Black Mountain stands at 3,941 feet, a mesa rising above an expanse of desolate, ancient lava flows. The mountain lies in the northwest corner of the Wilderness, and from the summit, the area drops in elevation to 2,080 feet. Golden eagles and prairie falcons have been seen foraging in this area, which is also known for its occasional display of spring flowers. If you travel to the southeast corner of the Wilderness you will find a deposit of fine-grained sand.
There are no trails, but a spring exists near Opal Mountain. A significant amount of privately owned acreage exists within the area that should not be used without permission.
Leave No Trace
How to follow the seven standard Leave No Trace principles differs in different parts of the country (desert vs. Rocky Mountains). Click on any of the principles listed below to learn more about how they apply in the Black Mountain Wilderness.
Digital and paper maps are critical tools for wilderness visitors. Online maps can help you plan and prepare for your visit ahead of time. You can also carry digital maps with you on your GPS unit or other handheld GPS device. Having a paper map with you in the backcountry, as well as solid orienteering skills, however, ensures that you can still route-find in the event that your electronic device fails.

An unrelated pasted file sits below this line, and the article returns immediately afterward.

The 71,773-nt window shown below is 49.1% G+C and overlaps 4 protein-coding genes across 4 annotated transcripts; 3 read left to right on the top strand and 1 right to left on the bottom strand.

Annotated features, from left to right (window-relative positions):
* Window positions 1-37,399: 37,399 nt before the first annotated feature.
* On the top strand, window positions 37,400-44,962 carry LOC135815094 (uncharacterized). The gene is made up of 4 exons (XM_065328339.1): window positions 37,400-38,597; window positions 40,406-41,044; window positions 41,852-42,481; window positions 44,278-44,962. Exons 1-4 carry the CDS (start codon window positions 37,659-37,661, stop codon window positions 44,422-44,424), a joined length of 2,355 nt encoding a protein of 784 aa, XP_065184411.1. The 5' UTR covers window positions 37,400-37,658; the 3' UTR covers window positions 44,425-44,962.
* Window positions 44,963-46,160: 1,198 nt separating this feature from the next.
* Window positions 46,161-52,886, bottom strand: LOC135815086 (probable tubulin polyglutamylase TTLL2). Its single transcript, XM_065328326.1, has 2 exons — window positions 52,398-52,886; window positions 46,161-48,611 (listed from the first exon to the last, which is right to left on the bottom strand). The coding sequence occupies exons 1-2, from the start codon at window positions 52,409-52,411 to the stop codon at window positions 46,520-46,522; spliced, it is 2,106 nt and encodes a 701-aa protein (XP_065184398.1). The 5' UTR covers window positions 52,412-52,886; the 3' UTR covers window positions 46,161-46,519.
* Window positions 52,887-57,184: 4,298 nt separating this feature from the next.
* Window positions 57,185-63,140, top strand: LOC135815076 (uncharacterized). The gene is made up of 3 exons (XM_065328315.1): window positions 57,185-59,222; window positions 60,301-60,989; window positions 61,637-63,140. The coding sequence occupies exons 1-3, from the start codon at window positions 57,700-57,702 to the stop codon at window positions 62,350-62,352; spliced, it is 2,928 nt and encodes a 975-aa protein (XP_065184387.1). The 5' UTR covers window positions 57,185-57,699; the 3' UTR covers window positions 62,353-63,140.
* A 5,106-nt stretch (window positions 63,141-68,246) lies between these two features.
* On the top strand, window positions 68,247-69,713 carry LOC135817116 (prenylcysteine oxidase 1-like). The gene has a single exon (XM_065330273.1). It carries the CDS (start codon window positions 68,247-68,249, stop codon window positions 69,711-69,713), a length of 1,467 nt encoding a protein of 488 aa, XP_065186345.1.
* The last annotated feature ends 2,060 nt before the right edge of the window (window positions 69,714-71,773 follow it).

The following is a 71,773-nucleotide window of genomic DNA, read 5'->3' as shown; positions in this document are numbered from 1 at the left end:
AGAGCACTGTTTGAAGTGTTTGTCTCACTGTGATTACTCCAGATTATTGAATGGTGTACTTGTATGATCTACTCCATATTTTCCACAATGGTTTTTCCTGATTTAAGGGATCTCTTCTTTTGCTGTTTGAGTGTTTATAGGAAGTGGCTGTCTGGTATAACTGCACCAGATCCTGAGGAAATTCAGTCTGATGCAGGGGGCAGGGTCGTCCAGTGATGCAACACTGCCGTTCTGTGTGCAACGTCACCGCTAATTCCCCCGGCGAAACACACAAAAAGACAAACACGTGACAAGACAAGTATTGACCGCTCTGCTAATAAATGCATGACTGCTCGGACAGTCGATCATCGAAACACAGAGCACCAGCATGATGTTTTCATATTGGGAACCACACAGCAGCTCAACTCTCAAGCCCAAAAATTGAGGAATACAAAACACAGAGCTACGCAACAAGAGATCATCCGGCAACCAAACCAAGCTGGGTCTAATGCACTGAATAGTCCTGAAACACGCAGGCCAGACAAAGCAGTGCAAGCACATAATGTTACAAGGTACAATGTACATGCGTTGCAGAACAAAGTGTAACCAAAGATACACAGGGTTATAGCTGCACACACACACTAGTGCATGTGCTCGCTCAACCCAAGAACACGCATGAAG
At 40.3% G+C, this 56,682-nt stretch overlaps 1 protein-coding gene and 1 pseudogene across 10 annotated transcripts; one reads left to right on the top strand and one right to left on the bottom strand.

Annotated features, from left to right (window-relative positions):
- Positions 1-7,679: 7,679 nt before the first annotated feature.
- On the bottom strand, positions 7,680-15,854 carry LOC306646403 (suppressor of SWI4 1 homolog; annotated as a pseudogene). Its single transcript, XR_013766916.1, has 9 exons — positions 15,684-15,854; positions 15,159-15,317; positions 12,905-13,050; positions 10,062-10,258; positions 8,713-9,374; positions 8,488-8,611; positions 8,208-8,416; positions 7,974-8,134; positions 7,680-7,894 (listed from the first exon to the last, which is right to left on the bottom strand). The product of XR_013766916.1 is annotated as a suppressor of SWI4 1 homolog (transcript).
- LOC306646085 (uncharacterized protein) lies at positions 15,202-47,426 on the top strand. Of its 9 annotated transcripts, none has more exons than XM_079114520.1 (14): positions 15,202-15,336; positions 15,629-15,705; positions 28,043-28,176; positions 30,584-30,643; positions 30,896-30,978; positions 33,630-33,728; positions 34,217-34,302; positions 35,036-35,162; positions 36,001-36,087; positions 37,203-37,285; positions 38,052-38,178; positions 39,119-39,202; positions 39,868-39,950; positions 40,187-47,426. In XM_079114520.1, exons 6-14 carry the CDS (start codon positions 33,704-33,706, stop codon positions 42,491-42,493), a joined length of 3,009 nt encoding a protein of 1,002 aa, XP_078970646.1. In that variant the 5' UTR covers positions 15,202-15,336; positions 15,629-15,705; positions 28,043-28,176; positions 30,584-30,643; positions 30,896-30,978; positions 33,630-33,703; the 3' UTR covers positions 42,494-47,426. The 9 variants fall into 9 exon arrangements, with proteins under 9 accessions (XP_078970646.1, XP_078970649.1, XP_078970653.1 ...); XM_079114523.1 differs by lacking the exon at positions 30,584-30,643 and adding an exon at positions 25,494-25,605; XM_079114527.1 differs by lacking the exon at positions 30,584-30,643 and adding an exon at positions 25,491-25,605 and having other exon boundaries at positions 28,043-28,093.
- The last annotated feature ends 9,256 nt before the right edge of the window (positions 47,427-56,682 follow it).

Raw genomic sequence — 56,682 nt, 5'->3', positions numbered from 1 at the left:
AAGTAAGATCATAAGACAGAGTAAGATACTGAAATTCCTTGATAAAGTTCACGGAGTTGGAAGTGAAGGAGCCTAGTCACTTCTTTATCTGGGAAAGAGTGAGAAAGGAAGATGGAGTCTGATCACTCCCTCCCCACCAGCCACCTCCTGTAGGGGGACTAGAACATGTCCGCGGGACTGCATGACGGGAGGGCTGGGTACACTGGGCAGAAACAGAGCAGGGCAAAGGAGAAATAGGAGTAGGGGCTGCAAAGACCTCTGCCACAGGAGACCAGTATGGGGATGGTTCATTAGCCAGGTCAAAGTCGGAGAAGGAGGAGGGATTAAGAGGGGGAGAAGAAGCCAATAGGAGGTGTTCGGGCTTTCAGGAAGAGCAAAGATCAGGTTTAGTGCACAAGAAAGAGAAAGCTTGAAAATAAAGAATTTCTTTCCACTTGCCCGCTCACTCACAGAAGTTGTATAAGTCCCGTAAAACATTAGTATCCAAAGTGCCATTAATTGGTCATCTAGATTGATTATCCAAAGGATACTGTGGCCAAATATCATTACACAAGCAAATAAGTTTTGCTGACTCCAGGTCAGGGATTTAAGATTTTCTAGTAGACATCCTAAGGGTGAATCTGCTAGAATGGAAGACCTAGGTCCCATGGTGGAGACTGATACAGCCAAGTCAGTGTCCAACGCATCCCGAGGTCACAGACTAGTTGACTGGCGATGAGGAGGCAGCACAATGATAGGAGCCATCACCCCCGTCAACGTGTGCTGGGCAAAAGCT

Motorized equipment and equipment used for mechanical transport is generally prohibited in all wilderness areas.
This includes the use of motor vehicles, motorboats, motorized equipment, bicycles, hang gliders, wagons, carts, portage wheels, and the landing of aircraft including helicopters.
California Desert Protection Act of 1994 - Public Law 103-433 (10/31/1994) "California Desert Protection Act of 1994" An Act to designate certain lands in the California Desert as wilderness, to establish the Death Valley and Joshua Tree National Parks, to establish the Mojave National Preserve, and for other purposes.